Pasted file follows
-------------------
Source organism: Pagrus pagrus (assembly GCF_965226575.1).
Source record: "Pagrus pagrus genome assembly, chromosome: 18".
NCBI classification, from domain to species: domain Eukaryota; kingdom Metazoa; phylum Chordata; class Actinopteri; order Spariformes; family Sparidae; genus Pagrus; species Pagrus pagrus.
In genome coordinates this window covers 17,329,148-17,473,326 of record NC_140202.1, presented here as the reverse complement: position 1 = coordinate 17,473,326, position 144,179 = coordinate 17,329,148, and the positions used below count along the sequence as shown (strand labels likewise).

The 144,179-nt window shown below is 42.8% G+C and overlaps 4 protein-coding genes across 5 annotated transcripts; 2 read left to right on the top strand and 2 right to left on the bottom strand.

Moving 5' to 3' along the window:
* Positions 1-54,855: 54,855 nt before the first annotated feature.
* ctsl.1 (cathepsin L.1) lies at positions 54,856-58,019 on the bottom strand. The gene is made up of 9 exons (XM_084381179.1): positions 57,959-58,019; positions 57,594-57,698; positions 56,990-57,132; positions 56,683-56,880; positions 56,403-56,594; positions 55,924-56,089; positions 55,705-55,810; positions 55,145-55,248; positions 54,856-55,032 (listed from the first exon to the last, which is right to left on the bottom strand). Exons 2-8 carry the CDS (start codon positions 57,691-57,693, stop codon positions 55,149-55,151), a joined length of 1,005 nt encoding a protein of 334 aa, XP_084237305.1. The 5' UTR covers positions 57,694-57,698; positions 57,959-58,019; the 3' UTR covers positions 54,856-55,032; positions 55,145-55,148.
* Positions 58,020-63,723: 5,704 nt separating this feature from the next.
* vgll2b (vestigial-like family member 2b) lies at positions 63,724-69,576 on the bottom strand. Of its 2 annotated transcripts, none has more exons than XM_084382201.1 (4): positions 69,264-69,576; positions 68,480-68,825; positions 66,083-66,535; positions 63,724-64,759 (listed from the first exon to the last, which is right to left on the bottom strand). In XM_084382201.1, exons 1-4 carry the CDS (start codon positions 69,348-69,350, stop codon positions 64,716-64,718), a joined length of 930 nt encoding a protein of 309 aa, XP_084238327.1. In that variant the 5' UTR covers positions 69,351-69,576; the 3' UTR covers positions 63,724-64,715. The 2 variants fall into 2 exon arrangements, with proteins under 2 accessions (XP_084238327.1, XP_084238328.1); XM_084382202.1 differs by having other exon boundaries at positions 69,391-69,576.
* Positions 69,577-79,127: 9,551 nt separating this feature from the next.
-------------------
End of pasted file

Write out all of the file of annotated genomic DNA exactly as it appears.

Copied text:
Source organism: Pagrus pagrus (assembly GCF_965226575.1).
Source record: "Pagrus pagrus genome assembly, chromosome: 18".
NCBI classification, from domain to species: domain Eukaryota; kingdom Metazoa; phylum Chordata; class Actinopteri; order Spariformes; family Sparidae; genus Pagrus; species Pagrus pagrus.
In genome coordinates this window covers 17,329,148-17,473,326 of record NC_140202.1, presented here as the reverse complement: position 1 = coordinate 17,473,326, position 144,179 = coordinate 17,329,148, and the positions used below count along the sequence as shown (strand labels likewise).

The 144,179-nt window shown below is 42.8% G+C and overlaps 4 protein-coding genes across 5 annotated transcripts; 2 read left to right on the top strand and 2 right to left on the bottom strand.

Moving 5' to 3' along the window:
* Positions 1-54,855: 54,855 nt before the first annotated feature.
* ctsl.1 (cathepsin L.1) lies at positions 54,856-58,019 on the bottom strand. The gene is made up of 9 exons (XM_084381179.1): positions 57,959-58,019; positions 57,594-57,698; positions 56,990-57,132; positions 56,683-56,880; positions 56,403-56,594; positions 55,924-56,089; positions 55,705-55,810; positions 55,145-55,248; positions 54,856-55,032 (listed from the first exon to the last, which is right to left on the bottom strand). Exons 2-8 carry the CDS (start codon positions 57,691-57,693, stop codon positions 55,149-55,151), a joined length of 1,005 nt encoding a protein of 334 aa, XP_084237305.1. The 5' UTR covers positions 57,694-57,698; positions 57,959-58,019; the 3' UTR covers positions 54,856-55,032; positions 55,145-55,148.
* Positions 58,020-63,723: 5,704 nt separating this feature from the next.
* vgll2b (vestigial-like family member 2b) lies at positions 63,724-69,576 on the bottom strand. Of its 2 annotated transcripts, none has more exons than XM_084382201.1 (4): positions 69,264-69,576; positions 68,480-68,825; positions 66,083-66,535; positions 63,724-64,759 (listed from the first exon to the last, which is right to left on the bottom strand). In XM_084382201.1, exons 1-4 carry the CDS (start codon positions 69,348-69,350, stop codon positions 64,716-64,718), a joined length of 930 nt encoding a protein of 309 aa, XP_084238327.1. In that variant the 5' UTR covers positions 69,351-69,576; the 3' UTR covers positions 63,724-64,715. The 2 variants fall into 2 exon arrangements, with proteins under 2 accessions (XP_084238327.1, XP_084238328.1); XM_084382202.1 differs by having other exon boundaries at positions 69,391-69,576.
* Positions 69,577-79,127: 9,551 nt separating this feature from the next.